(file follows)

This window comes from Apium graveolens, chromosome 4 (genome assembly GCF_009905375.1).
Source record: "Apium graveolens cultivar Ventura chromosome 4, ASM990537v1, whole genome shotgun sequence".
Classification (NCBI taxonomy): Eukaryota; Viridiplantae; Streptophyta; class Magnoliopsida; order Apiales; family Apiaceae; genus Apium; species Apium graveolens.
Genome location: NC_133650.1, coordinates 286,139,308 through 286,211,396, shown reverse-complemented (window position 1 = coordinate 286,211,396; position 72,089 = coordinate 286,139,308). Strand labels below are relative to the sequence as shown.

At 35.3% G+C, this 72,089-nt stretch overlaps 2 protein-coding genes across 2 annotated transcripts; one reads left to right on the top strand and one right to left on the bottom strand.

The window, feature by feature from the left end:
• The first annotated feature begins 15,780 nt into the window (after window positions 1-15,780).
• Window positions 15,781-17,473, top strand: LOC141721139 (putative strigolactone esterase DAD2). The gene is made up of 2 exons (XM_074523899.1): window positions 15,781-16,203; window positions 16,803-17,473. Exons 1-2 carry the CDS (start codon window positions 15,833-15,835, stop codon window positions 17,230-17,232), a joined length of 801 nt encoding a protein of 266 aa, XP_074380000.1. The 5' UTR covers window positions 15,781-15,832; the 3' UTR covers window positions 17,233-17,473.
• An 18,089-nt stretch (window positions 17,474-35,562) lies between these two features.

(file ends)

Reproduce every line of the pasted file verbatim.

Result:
This window comes from Apium graveolens, chromosome 4 (genome assembly GCF_009905375.1).
Source record: "Apium graveolens cultivar Ventura chromosome 4, ASM990537v1, whole genome shotgun sequence".
Classification (NCBI taxonomy): Eukaryota; Viridiplantae; Streptophyta; class Magnoliopsida; order Apiales; family Apiaceae; genus Apium; species Apium graveolens.
Genome location: NC_133650.1, coordinates 286,139,308 through 286,211,396, shown reverse-complemented (window position 1 = coordinate 286,211,396; position 72,089 = coordinate 286,139,308). Strand labels below are relative to the sequence as shown.

At 35.3% G+C, this 72,089-nt stretch overlaps 2 protein-coding genes across 2 annotated transcripts; one reads left to right on the top strand and one right to left on the bottom strand.

The window, feature by feature from the left end:
• The first annotated feature begins 15,780 nt into the window (after window positions 1-15,780).
• Window positions 15,781-17,473, top strand: LOC141721139 (putative strigolactone esterase DAD2). The gene is made up of 2 exons (XM_074523899.1): window positions 15,781-16,203; window positions 16,803-17,473. Exons 1-2 carry the CDS (start codon window positions 15,833-15,835, stop codon window positions 17,230-17,232), a joined length of 801 nt encoding a protein of 266 aa, XP_074380000.1. The 5' UTR covers window positions 15,781-15,832; the 3' UTR covers window positions 17,233-17,473.
• An 18,089-nt stretch (window positions 17,474-35,562) lies between these two features.